Point/Counterpoint: Is the season a disappointment if Iowa doesn't make it to the NCAA tourney?

BY DI STAFF | FEBRUARY 05, 2013 5:00 AM

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If the Hawkeyes fail to make the NCAA tournament, this season will be a series of disheartening “what ifs.”

The Big Ten is arguably the best college basketball conference in the nation, and any team that has a .500 record or better in conference with a strong non-conference record has a strong chance of making the tournament. Even without wins against Wichita State and Virginia Tech, Iowa went 11-2 in nonconference games. Let’s say Iowa goes 9-9 in conference — that wiykd be 20 wins and .500 in the Big Ten, an essential lock. But now, the idea of March Madness looks more bleak than realistic.

Iowa has had chances late in games against Indiana, Michigan State, Ohio State, Purdue, and most recently, Minnesota. In fact, according to stat guru Ken Pomeroy, Iowa had a 73 percent chance of winning the game with a minute left. Three of those games were against top-25 opponents, but alas, Iowa is 0-5 versus AP top-25 teams this year.

At this point in the season last year, Iowa had two wins against ranked foes. With only two more games against teams currently ranked, Iowa is running out of chances for a signature win.

Head coach Fran McCaffery is in his third year at Iowa, and if his track record is any indication, Iowa should make the Big Dance in March. In his previous head coaching jobs at Lehigh, North Carolina-Greensboro, and Siena, McCaffery has led those teams into March Madness in his third season.

Those appearances are from conferences that are traditionally one-team leagues. All that’s realistically needed in this year’s Big Ten climate is to be in the top seven of the league, but currently the Hawkeyes sit ninth.

This team isn’t quite “there” yet. Maybe that’s OK for some and probably should be expected, but for me, I’m disappointed.

— by Kevin Glueck


Disappointing might not be the right word for the 2012-2013 Iowa basketball season.

The Hawkeyes are an extremely young team, starting, for the most part, three freshmen, a sophomore, and a junior. They play in the nation’s top basketball conference, with one of the most difficult conference schedules.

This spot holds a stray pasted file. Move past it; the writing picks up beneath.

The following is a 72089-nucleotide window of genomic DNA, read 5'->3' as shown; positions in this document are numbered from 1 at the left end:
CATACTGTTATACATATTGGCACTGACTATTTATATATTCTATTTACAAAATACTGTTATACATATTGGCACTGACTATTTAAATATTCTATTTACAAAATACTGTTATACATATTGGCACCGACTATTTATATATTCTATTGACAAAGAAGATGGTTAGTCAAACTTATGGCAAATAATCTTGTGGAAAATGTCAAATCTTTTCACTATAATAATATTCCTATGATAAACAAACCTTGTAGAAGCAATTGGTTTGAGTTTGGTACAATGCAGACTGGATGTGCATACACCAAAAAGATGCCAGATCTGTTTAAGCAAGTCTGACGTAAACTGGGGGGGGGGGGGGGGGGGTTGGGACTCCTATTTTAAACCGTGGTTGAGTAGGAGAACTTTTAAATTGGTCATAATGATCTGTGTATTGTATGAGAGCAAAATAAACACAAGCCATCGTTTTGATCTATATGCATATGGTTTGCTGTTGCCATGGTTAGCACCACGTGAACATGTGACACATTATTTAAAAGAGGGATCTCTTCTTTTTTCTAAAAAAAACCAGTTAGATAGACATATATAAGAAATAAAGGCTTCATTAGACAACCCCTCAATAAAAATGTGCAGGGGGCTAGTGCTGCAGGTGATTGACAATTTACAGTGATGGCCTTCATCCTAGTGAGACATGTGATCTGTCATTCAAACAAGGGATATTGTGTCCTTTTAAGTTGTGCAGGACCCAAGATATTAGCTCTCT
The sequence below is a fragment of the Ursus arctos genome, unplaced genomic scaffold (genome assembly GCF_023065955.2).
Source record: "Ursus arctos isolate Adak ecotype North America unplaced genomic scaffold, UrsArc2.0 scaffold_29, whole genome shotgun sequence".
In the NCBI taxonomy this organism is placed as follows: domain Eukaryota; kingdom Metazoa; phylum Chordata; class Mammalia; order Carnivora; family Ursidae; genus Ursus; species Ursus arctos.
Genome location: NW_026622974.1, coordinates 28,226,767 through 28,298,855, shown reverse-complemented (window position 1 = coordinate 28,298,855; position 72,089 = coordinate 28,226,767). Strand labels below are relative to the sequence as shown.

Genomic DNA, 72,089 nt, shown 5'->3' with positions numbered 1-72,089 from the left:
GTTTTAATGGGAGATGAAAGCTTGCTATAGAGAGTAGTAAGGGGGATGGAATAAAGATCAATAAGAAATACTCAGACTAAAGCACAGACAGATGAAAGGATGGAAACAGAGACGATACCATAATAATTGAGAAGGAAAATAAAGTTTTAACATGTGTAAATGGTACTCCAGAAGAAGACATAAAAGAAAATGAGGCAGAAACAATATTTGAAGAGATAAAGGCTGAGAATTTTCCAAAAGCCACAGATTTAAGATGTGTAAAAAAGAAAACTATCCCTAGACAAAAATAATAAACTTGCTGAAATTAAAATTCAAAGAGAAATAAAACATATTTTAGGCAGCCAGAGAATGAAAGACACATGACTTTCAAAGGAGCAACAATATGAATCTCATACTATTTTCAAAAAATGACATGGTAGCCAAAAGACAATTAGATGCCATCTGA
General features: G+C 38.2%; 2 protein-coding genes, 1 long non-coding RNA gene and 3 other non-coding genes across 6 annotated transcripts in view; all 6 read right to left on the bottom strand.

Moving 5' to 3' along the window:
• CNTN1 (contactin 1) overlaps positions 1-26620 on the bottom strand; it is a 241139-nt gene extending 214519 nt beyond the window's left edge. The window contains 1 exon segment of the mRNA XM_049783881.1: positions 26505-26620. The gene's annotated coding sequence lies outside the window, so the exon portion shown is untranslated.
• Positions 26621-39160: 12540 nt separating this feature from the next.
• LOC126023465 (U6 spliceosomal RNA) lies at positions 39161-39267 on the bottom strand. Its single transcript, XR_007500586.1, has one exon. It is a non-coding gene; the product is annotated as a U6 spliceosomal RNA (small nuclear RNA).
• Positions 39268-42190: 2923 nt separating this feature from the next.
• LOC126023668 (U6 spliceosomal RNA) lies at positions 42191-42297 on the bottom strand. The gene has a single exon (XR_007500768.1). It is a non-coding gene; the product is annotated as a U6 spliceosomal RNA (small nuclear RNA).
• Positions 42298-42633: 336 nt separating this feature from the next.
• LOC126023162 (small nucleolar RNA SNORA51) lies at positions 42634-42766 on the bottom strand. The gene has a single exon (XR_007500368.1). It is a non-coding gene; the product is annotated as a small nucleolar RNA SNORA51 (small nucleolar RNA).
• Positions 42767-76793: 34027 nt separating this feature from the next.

The team has come close to an upset win three times this season: against Indiana, Michigan State, and Minnesota, each decided by fewer than 5 points. They also showed resolve on the road, coming back from double digit deficits against Ohio State and Purdue.

If, as head coach Fran McCaffery says, there are no such things as moral victories, those facts probably don’t matter. If his team doesn’t perform how he wants, the season is a disappointment.

For everyone else, all hope is not lost. The team is first in the Big Ten in assists and 3-point field goal defense, and top-five in multiple other categories, including rebounding, assist/turnover ratio and blocked shots. Aaron White is averaging around 13 points a game, and Melsahn Basabe appears to be back in form. With nine games remaining, the team is only two wins away from matching last year’s total.

For a young team, an NIT bid wouldn’t be a disappointment — it would be beneficial.
Having the chance to play more winnable games and gain chemistry can only help a team that’s losing its lone senior. Look at teams such as Oregon and Minnesota — both made deep runs in the NIT last season and are top-25 this season.

Next season will also be McCaffery’s first season with a full team of his recruits; expect to see the high-flying offense executed to a level his former squads haven’t been able to muster.

The lack of success in close games is frustrating to see — it’s time for Iowa basketball to return to prevalence. It’s just too much to ask in this year’s Big Ten powerhouse. It doesn’t deem the season a disappointment, especially with so much of it left. The Hawks are just too young to succeed against the top competition.

That’s what happens with young teams — they need time to grow.

— by Matt Cabel

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